What is tanghulu and why is everybody eating it?

What is tanghulu and why is everybody eating it?
File photo.

FROM its Song Dynasty origins to the streets of Cebu, explore the evolution of tanghulu, coating fruits in a candied exterior for a visually appealing treat.

One will never guess eating fruits could be this fun. This viral snack, originating from China and now sweeping across Asia, has taken the internet by storm with its crunchy, sweet or sour fruits on sticks that are as fun to make as they are to eat.

This confection involves coating fruits, traditionally hawthorn berries but now commonly strawberries, grapes or kiwis, in a candied exterior. The process entails careful strategizing because precision in temperature and timing is key to achieving the perfect tanghulu. Once it is perfectly hardened with sugar, be careful not to get too addicted to the snack.

Short background

Tanghulu, a beloved Chinese sweet, traces its roots to the Song Dynasty (960–1279) when Emperor Guangzong’s concubine, falling ill, was prescribed hawthorn berries fried in brown sugar. Her recovery popularized the candied fruit, evolving into a street snack sold across China. Today, it’s a ubiquitous and visually appealing treat, with street vendors showcasing these shiny, candied delights on long bamboo skewers.

Preparation steps

Filipino food content creator, Abi Marquez, shares her own recipe as the viral sweet snacks have also set foot in the Philippines.

Abi’s tip: pick the prettiest Shine Muscat grapes, but the real secret is in the crunch – so make sure those fruits are perfectly dry before dipping them in a magical concoction of melted sugar.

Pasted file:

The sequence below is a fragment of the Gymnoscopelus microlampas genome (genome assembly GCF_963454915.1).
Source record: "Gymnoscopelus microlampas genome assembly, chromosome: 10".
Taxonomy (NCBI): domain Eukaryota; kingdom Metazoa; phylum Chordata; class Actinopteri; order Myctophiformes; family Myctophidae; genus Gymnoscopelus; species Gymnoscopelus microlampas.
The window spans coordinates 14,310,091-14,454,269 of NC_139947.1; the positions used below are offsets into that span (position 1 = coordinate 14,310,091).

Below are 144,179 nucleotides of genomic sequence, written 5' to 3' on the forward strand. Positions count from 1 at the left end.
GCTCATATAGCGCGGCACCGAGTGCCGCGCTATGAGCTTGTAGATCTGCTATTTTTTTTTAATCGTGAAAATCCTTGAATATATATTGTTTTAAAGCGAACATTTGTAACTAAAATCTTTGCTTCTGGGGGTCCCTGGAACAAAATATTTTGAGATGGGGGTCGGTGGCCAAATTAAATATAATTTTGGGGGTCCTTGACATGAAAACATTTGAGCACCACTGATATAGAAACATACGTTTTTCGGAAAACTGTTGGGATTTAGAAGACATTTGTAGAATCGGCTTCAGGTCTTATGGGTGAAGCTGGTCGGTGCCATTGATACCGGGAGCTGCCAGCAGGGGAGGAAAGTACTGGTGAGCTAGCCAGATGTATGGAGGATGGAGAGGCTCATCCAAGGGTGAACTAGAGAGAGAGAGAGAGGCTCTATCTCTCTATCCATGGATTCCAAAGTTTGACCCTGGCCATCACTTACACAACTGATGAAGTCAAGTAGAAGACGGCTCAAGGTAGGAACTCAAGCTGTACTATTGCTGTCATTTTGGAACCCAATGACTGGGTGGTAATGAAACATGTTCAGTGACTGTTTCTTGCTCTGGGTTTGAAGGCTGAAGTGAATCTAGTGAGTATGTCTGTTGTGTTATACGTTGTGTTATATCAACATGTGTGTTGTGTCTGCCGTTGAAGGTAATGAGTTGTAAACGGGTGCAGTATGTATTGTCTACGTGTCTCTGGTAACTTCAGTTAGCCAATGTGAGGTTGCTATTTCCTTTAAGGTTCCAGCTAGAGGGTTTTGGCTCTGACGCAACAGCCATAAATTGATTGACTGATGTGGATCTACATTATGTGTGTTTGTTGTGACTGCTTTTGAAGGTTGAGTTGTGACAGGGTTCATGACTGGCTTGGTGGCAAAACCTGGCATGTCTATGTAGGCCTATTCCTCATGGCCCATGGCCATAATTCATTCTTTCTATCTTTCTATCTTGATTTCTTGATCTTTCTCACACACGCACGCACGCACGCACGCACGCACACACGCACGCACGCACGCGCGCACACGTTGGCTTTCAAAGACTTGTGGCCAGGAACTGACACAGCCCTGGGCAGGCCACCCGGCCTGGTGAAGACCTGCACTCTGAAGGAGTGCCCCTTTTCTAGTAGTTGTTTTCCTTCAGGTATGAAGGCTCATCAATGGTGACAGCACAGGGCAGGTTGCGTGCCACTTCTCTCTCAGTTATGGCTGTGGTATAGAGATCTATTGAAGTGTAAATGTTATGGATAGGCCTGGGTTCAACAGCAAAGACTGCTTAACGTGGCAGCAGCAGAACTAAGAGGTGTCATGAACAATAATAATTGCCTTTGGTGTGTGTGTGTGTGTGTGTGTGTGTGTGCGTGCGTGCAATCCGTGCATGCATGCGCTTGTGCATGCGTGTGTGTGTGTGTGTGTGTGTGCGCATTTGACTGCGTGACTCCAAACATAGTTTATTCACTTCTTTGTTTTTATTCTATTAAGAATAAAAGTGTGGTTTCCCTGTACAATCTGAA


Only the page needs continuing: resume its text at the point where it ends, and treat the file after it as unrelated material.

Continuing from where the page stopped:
Give your strawberries a trim and thread them onto skewer sticks alongside your favorite fruits.

Now, you’re ready for the sweet sauce, in a pan over medium heat, let a generous amount of sugar melt with a splash of water until they reach a delightful amber hue, roughly around 300 degrees.

Once your sugary concoction is ready, keep the heat low to maintain that perfect temperature.

Take each fruit skewer, dip it into the sugar blend, and swiftly submerge it into a container filled with ice-cold water.

The result? The crispy crunch of the sugar exterior meets the refreshing juiciness within.

Where to find in Cebu

Despite the surge in popularity of tanghulu last year, access to this candied fruit remains limited in Cebu. Yet, a small stall named Strawberry Station at Chibugan Food Park, Kamagayan, Cebu City, has caught people’s attention for offering the sweet delight of strawberry tanghulu priced at P100. It’s an enticing offer that attracted a lengthy queue of students and dessert enthusiasts alike.

The journey of tanghulu from its ancient Chinese roots to becoming a viral sensation across Asia showcases the universal joy found in the fusion of crunchy, sweet and tangy flavors on a stick.


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